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Profile: Heidrun Friese (Technische Universität Chemnitz-Zwickau)
  1. Heidrun friese & Translated By James keye (2004). Spaces of Hospitality. Angelaki 9 (2):67 – 79.
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  2. Heidrun Friese & Peter Wagner (2003). L'Europe en guerre. Multitudes 4 (4):81-85.
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  3. Heidrun Friese & Peter Wagner (2002). The Nascent Political Philosophy of the European Polity. Journal of Political Philosophy 10 (3):342–364.
  4. Heidrun Friese & Peter Wagner (2002). Violence Against the Democratic State, Abuse of Children: Revising the Collective Memory of `1968'? Thesis Eleven 68 (1):106-109.
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  5. Peter Wagner & Heidrun Friese (2002). Survey Article: The Nascent Political Philosophy of the European Polity. Journal of Political Philosophy 10 (3):342-64.
     
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  6. Heidrun Friese (ed.) (2001). The Moment: Time and Rupture in Modern Thought. Liverpool University Press.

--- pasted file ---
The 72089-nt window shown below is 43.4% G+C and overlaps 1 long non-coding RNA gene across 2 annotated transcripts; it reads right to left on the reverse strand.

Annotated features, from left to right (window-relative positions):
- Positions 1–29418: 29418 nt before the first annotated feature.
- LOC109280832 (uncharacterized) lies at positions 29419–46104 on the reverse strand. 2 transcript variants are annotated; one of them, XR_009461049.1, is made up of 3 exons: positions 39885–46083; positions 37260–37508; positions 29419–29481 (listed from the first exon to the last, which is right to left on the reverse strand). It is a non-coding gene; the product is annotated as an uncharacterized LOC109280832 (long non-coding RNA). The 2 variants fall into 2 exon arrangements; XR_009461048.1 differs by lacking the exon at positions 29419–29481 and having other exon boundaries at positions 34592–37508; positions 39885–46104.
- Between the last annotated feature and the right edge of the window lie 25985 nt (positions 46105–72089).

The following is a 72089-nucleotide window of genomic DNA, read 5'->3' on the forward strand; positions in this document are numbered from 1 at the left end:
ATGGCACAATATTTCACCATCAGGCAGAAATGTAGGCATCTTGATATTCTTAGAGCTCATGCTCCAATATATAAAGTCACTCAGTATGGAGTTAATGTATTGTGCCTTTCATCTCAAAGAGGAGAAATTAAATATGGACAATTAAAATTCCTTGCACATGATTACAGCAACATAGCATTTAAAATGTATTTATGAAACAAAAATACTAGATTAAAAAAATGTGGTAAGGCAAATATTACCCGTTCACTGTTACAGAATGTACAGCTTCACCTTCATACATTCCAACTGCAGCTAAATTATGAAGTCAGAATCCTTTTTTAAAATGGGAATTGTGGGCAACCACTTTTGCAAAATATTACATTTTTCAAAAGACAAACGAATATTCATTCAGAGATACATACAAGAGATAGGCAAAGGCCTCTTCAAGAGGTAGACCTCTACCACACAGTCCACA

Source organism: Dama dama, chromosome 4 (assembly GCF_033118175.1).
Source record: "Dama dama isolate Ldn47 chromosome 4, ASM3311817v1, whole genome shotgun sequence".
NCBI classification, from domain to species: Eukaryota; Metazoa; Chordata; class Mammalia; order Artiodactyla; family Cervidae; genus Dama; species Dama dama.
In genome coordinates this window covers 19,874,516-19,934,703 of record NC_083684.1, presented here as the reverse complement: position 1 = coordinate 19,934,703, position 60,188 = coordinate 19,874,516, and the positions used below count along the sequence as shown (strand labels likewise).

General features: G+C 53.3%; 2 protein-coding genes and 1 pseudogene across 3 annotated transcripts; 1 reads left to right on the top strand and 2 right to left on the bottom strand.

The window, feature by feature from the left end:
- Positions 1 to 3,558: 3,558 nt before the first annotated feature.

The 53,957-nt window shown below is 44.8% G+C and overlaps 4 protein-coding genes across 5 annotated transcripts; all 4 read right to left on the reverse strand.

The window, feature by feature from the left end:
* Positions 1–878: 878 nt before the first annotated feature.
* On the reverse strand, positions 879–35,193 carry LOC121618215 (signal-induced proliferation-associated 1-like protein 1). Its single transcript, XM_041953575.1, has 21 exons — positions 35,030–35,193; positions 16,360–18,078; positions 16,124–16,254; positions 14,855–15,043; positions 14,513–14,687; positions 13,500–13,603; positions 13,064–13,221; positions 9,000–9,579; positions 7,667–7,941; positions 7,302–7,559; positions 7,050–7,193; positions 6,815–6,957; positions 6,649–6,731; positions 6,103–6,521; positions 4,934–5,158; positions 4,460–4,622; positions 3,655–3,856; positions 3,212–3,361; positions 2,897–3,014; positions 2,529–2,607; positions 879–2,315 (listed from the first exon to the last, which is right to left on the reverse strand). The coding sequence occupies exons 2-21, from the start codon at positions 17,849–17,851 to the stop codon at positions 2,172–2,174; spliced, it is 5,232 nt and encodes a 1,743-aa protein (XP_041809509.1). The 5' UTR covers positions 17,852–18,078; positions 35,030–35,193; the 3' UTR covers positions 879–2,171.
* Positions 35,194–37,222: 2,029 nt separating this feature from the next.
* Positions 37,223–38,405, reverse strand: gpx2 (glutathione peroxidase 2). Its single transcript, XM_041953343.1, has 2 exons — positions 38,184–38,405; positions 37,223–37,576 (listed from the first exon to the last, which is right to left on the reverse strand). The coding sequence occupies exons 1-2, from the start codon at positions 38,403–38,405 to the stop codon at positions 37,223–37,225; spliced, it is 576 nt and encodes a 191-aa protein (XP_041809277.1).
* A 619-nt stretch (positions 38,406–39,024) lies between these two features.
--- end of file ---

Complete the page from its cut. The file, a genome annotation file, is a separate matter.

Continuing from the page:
Modern philosophical thought has a manifold tradition of emphasizing "the moment". "The moment" demands questioning all-too-common notions of time, of past, present and future, uniqueness and repetition, rupture and continuity. This collection addresses the key questions posed by "the moment", considering writers such as Nietzsche, Husserl, Benjamin and Badiou, and elucidates the connections between social theory, philosophy, literary theory and history that are opened up by this notion.
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  7. Heidrun Friese & Peter Wagner (2000). L'Europe comme enjeu politique. Multitudes 3 (3):51-63.
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  8. Heidrun Friese & Peter Wagner (2000). When `the Light of the Great Cultural Problems Moves On': On the Possibility of a Cultural Theory of Modernity. Thesis Eleven 61 (1):25-40.
    Comparative analysis of civilizations has recently revived and has led into a debate about varieties of modernity. This connection between an empirically defined area of study, `civilizations', and a theme that is predominantly seen as conceptual, `modernity', is a peculiar one and raises crucial questions for any social theory. Can `modernity' be located spatio-temporally among the civilizations? Is it itself a civilization (or the successor to all civilizations), or does it not rather refer to a human condition? This article takes (...)
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  9. Heidrun Friese & Peter Wagner (1998). More Beginnings Than Ends. The Other Space of the University. Social Epistemology 12 (1):27 – 31.
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